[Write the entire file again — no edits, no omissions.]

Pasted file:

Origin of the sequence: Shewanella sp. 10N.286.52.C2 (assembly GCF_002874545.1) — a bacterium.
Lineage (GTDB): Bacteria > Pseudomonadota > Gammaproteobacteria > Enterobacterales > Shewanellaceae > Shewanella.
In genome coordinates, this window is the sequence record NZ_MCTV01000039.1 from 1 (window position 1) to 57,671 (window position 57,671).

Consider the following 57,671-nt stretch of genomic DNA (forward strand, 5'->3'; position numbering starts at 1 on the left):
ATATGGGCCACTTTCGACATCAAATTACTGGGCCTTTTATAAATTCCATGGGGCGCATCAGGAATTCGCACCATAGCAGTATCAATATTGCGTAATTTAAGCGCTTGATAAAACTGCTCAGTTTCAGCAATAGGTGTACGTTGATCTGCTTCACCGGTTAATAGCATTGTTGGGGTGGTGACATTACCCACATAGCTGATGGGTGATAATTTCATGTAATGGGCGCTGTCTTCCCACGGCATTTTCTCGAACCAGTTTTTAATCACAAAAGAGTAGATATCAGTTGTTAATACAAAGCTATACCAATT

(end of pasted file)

Origin of the sequence: Shewanella sp. 10N.286.52.C2 (assembly GCF_002874545.1) — a bacterium.
Lineage (GTDB): Bacteria > Pseudomonadota > Gammaproteobacteria > Enterobacterales > Shewanellaceae > Shewanella.
In genome coordinates, this window is the sequence record NZ_MCTV01000039.1 from 1 (window position 1) to 57,671 (window position 57,671).

Consider the following 57,671-nt stretch of genomic DNA (forward strand, 5'->3'; position numbering starts at 1 on the left):
ATATGGGCCACTTTCGACATCAAATTACTGGGCCTTTTATAAATTCCATGGGGCGCATCAGGAATTCGCACCATAGCAGTATCAATATTGCGTAATTTAAGCGCTTGATAAAACTGCTCAGTTTCAGCAATAGGTGTACGTTGATCTGCTTCACCGGTTAATAGCATTGTTGGGGTGGTGACATTACCCACATAGCTGATGGGTGATAATTTCATGTAATGGGCGCTGTCTTCCCACGGCATTTTCTCGAACCAGTTTTTAATCACAAAAGAGTAGATATCAGTTGTTAATACAAAGCTATACCAATT